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>  News Releases >   2007 >   October

Study offers help for dyslexic children

Dartmouth College Office of Public Affairs • Press Release
Posted 10/31/07 • Rebecca Bailey • (603) 646-3661
 

Elise Temple
Elise Temple (photo by Joseph Mehling '69)

Some dyslexic children can't read well because their brains don't properly process rapidly changing sound, according to a new study coauthored by a Dartmouth researcher. However, special training can help these children develop more normal brain responses and also improve as readers, the study shows.

These results are good news for dyslexic children and their parents, said neuroscientist Elise Temple, a Dartmouth assistant professor of education and the new study's senior author. "They can feel heartened by the evidence that the brains of dyslexics are really different. Kids can say to themselves, 'It's not my fault that I can't read—my brain works differently. I'm not lazy or stupid, it's just something biological.' On the other hand, our research shows that just because these differences are biological doesn't mean nothing can be done to change them. In fact, we've shown that certain measures can truly help."

The research is described in an article titled "Neural correlates of rapid auditory processing are disrupted in children with developmental dyslexia and ameliorated with training: An fMRI study," published Oct. 16 in an online edition of the journal Restorative Neurology and Neuroscience.

Words are composed of strings of sounds both relatively long and short in duration. The word "bad," for example, begins with the brief "b" sound followed by the longer vowel sound and then by the brief "d" sound. If you don't process brief sounds well, you may recognize the vowel sound but be confused about the consonant sounds. This confusion can make it harder to sort out letters and words as a reader, the researchers believe.

Although previous studies have found that dyslexic children have trouble discriminating between brief acoustic stimuli, this is the first to use functional magnetic resonance imaging (fMRI) to observe their brains' response to this stimulus. This diagnostic tool uses nuclear magnetic resonance to track changes in blood oxygenation, which in the brain denotes neural activity.

In the study, Temple and her colleagues performed whole-brain fMRI on 23 children with normal reading ability and 22 children with dyslexia, which is thought to affect between 5 to 17 percent of children.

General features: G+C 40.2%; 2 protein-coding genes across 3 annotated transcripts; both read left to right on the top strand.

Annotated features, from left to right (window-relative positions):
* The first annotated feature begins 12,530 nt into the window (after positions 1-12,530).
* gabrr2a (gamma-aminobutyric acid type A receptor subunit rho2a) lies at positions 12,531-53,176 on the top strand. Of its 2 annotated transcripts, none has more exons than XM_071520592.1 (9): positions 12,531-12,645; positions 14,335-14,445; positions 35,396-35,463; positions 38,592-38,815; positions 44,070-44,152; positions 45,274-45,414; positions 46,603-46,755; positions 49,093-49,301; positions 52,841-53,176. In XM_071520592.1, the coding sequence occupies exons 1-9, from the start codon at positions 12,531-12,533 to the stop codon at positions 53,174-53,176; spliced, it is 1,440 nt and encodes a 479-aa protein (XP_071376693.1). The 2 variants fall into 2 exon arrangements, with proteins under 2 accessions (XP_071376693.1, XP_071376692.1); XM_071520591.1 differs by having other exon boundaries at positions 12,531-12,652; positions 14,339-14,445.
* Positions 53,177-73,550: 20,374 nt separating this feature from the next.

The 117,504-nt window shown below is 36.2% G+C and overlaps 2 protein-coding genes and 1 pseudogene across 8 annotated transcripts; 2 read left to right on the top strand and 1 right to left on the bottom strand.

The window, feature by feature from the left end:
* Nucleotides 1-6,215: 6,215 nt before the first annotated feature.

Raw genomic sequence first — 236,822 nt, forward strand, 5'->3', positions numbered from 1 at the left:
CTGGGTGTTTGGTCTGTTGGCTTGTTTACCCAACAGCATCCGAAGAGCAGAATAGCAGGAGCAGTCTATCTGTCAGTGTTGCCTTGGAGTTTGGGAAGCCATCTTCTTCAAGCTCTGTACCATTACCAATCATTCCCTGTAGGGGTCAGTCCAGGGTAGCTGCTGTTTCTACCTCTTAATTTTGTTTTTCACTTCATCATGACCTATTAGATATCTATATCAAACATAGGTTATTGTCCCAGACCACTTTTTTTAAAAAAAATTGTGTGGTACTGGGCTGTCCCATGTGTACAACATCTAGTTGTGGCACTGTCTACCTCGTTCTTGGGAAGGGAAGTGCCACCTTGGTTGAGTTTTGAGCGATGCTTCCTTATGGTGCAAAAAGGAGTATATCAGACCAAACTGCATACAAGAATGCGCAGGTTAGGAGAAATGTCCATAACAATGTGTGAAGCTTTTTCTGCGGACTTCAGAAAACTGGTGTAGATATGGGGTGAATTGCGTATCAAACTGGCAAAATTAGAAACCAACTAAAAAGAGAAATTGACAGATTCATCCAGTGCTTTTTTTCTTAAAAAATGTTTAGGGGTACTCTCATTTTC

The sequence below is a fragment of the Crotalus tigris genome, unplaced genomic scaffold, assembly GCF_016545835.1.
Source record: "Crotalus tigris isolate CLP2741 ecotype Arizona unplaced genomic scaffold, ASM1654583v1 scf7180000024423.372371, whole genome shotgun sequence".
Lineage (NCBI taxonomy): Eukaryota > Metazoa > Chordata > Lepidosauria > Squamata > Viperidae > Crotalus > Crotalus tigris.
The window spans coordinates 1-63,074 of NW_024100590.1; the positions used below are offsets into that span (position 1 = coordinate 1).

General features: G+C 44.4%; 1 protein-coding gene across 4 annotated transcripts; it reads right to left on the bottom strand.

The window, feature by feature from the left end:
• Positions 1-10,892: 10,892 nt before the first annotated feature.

The fMRI enabled the researchers to observe brain activity in response to short (six-tenths of a second) sound intervals in which the acoustic properties changed either rapidly (listen to audio clip)—over tenths of milliseconds, as in spoken words—or relatively slowly (listen to audio clip). They found that the brains of both normal readers and dyslexics responded similarly to the more slowly changing sounds. When more rapidly changing sounds occurred, however, activity stayed the same in the dyslexic children's brains-while activity in the normal readers' brains shifted to other areas, primarily the left prefrontal cortex, which underlies the left half of the forehead.

After the initial fMRI, the dyslexic children went through eight weeks of daily one-hour sessions of a dyslexia remediation program, Fast ForWord Language, designed by Scientific Learning Corporation of Oakland, Ca, which was founded by one of the study's coauthors, Paula Tallal, professor of neuroscience at Rutgers University. This program involves no reading and uses both nonverbal sounds as chirps and whistles as well as speech sounds in the form of syllables, words and sentences. Users must discriminate between paired sounds, such as choosing which one rose or dropped in pitch. The sounds change slowly at first and more rapidly as the program progresses.

Tested after the remediation program, the children showed brain activity much more like that of the normal-reading group. Better still, the children's reading scores as a group improved significantly, moving them into the low end of the normal range.

Although versatile and safe, fMRI is difficult to use with young subjects because it requires them to lie inside a dark capsule that makes loud, intermittent noises and to stay very still. More than 1 millimeter of motion spoils the image.

Temple was one of the first to successfully use the technology on children. Already a mother of two when she began graduate studies in neuroscience at Stanford University, Temple used what she says was "just common sense" to create a setting in which children would not only tolerate the fMRI but willingly come back multiple times.

Some of her winning practices are to limit the number of researchers who work with the children so as not to overwhelm them with strangers; let the children explore the equipment before settling down for the experiments; talk each child through the imaging to give instructions and warn about the noises; and reward the children for their cooperation at intervals throughout each session. Those rewards have included baseball or Pokemon cards—as well as a print-out of a view of their brain.

Along with Temple and Tallal, the study's authors are lead author Nadine Gaab, of the MIT Department of Brain and Cognitive Science and the Developmental Medicine Center at Children's Hospital Boston (see the Sound training rewires dyslexic children's brains for reading press release); J.D.E. Gabrieli of the MIT Department of Brain and Cognitive Science; and G.K. Deutsch of the Stanford Institute for Reading and Learning, Stanford University.

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